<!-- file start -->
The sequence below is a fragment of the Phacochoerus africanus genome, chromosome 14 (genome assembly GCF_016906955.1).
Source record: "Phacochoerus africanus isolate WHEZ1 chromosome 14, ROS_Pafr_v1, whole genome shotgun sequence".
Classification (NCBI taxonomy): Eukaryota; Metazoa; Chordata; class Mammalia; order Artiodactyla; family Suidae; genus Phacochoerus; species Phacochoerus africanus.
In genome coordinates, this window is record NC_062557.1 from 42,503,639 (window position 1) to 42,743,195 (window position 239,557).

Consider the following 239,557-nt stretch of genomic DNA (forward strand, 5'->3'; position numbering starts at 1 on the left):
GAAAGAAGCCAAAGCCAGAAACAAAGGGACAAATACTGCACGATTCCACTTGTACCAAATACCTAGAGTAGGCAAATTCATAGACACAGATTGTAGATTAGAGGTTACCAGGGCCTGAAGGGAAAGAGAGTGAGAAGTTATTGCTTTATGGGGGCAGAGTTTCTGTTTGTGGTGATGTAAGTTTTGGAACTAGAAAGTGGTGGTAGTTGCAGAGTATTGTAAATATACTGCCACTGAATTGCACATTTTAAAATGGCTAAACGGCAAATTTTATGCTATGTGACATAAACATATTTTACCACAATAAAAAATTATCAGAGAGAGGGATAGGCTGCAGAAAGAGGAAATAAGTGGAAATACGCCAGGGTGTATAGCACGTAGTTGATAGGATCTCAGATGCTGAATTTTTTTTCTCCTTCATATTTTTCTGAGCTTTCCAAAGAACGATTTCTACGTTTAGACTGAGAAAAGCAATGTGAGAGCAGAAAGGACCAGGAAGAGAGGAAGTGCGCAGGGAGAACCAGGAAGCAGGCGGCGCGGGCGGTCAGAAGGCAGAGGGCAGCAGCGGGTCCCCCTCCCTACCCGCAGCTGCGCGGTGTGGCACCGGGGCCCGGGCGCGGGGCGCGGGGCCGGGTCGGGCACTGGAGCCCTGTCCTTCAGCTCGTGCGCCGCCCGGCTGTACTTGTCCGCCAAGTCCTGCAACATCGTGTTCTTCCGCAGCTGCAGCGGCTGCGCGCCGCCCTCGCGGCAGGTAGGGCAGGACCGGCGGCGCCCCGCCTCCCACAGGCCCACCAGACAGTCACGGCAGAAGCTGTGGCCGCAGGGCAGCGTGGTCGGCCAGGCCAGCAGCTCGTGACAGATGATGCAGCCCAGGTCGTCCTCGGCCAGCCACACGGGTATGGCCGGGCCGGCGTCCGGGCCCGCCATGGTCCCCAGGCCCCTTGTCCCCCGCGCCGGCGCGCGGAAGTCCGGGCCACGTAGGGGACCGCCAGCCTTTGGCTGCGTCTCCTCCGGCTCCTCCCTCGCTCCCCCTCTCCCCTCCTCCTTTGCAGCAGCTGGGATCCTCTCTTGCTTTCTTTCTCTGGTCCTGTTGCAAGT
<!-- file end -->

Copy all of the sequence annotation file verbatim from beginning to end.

The sequence below is a fragment of the Phacochoerus africanus genome, chromosome 14 (genome assembly GCF_016906955.1).
Source record: "Phacochoerus africanus isolate WHEZ1 chromosome 14, ROS_Pafr_v1, whole genome shotgun sequence".
Classification (NCBI taxonomy): Eukaryota; Metazoa; Chordata; class Mammalia; order Artiodactyla; family Suidae; genus Phacochoerus; species Phacochoerus africanus.
In genome coordinates, this window is record NC_062557.1 from 42,503,639 (window position 1) to 42,743,195 (window position 239,557).

Consider the following 239,557-nt stretch of genomic DNA (forward strand, 5'->3'; position numbering starts at 1 on the left):
GAAAGAAGCCAAAGCCAGAAACAAAGGGACAAATACTGCACGATTCCACTTGTACCAAATACCTAGAGTAGGCAAATTCATAGACACAGATTGTAGATTAGAGGTTACCAGGGCCTGAAGGGAAAGAGAGTGAGAAGTTATTGCTTTATGGGGGCAGAGTTTCTGTTTGTGGTGATGTAAGTTTTGGAACTAGAAAGTGGTGGTAGTTGCAGAGTATTGTAAATATACTGCCACTGAATTGCACATTTTAAAATGGCTAAACGGCAAATTTTATGCTATGTGACATAAACATATTTTACCACAATAAAAAATTATCAGAGAGAGGGATAGGCTGCAGAAAGAGGAAATAAGTGGAAATACGCCAGGGTGTATAGCACGTAGTTGATAGGATCTCAGATGCTGAATTTTTTTTCTCCTTCATATTTTTCTGAGCTTTCCAAAGAACGATTTCTACGTTTAGACTGAGAAAAGCAATGTGAGAGCAGAAAGGACCAGGAAGAGAGGAAGTGCGCAGGGAGAACCAGGAAGCAGGCGGCGCGGGCGGTCAGAAGGCAGAGGGCAGCAGCGGGTCCCCCTCCCTACCCGCAGCTGCGCGGTGTGGCACCGGGGCCCGGGCGCGGGGCGCGGGGCCGGGTCGGGCACTGGAGCCCTGTCCTTCAGCTCGTGCGCCGCCCGGCTGTACTTGTCCGCCAAGTCCTGCAACATCGTGTTCTTCCGCAGCTGCAGCGGCTGCGCGCCGCCCTCGCGGCAGGTAGGGCAGGACCGGCGGCGCCCCGCCTCCCACAGGCCCACCAGACAGTCACGGCAGAAGCTGTGGCCGCAGGGCAGCGTGGTCGGCCAGGCCAGCAGCTCGTGACAGATGATGCAGCCCAGGTCGTCCTCGGCCAGCCACACGGGTATGGCCGGGCCGGCGTCCGGGCCCGCCATGGTCCCCAGGCCCCTTGTCCCCCGCGCCGGCGCGCGGAAGTCCGGGCCACGTAGGGGACCGCCAGCCTTTGGCTGCGTCTCCTCCGGCTCCTCCCTCGCTCCCCCTCTCCCCTCCTCCTTTGCAGCAGCTGGGATCCTCTCTTGCTTTCTTTCTCTGGTCCTGTTGCAAGT